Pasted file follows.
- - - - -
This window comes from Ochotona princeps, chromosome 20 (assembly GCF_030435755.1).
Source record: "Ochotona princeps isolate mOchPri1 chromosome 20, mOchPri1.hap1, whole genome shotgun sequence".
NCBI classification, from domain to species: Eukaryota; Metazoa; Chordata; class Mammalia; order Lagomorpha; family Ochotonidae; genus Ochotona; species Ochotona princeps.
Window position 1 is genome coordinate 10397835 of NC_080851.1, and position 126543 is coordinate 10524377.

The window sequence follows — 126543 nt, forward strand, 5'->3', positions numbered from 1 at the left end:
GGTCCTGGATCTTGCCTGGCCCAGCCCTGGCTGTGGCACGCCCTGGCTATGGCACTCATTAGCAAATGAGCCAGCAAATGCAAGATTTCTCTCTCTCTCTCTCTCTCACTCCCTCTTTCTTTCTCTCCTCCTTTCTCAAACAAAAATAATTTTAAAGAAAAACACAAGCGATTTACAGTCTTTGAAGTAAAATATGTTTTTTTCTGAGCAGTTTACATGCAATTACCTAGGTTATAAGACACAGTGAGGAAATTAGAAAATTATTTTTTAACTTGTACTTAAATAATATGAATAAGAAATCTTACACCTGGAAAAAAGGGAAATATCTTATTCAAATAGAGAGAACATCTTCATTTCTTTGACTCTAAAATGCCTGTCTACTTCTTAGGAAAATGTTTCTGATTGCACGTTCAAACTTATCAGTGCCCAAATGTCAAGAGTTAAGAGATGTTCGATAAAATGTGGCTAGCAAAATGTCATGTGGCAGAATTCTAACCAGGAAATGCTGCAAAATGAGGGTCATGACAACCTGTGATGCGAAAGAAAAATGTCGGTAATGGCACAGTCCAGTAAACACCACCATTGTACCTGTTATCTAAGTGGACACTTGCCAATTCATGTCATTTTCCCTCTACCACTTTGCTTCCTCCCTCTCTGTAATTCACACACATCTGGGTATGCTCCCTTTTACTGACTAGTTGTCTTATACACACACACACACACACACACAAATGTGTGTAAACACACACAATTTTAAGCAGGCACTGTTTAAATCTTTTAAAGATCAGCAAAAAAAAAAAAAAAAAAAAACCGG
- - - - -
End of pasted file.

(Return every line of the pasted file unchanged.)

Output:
This window comes from Ochotona princeps, chromosome 20 (assembly GCF_030435755.1).
Source record: "Ochotona princeps isolate mOchPri1 chromosome 20, mOchPri1.hap1, whole genome shotgun sequence".
NCBI classification, from domain to species: Eukaryota; Metazoa; Chordata; class Mammalia; order Lagomorpha; family Ochotonidae; genus Ochotona; species Ochotona princeps.
Window position 1 is genome coordinate 10397835 of NC_080851.1, and position 126543 is coordinate 10524377.

The window sequence follows — 126543 nt, forward strand, 5'->3', positions numbered from 1 at the left end:
GGTCCTGGATCTTGCCTGGCCCAGCCCTGGCTGTGGCACGCCCTGGCTATGGCACTCATTAGCAAATGAGCCAGCAAATGCAAGATTTCTCTCTCTCTCTCTCTCTCACTCCCTCTTTCTTTCTCTCCTCCTTTCTCAAACAAAAATAATTTTAAAGAAAAACACAAGCGATTTACAGTCTTTGAAGTAAAATATGTTTTTTTCTGAGCAGTTTACATGCAATTACCTAGGTTATAAGACACAGTGAGGAAATTAGAAAATTATTTTTTAACTTGTACTTAAATAATATGAATAAGAAATCTTACACCTGGAAAAAAGGGAAATATCTTATTCAAATAGAGAGAACATCTTCATTTCTTTGACTCTAAAATGCCTGTCTACTTCTTAGGAAAATGTTTCTGATTGCACGTTCAAACTTATCAGTGCCCAAATGTCAAGAGTTAAGAGATGTTCGATAAAATGTGGCTAGCAAAATGTCATGTGGCAGAATTCTAACCAGGAAATGCTGCAAAATGAGGGTCATGACAACCTGTGATGCGAAAGAAAAATGTCGGTAATGGCACAGTCCAGTAAACACCACCATTGTACCTGTTATCTAAGTGGACACTTGCCAATTCATGTCATTTTCCCTCTACCACTTTGCTTCCTCCCTCTCTGTAATTCACACACATCTGGGTATGCTCCCTTTTACTGACTAGTTGTCTTATACACACACACACACACACACACAAATGTGTGTAAACACACACAATTTTAAGCAGGCACTGTTTAAATCTTTTAAAGATCAGCAAAAAAAAAAAAAAAAAAAAACCGG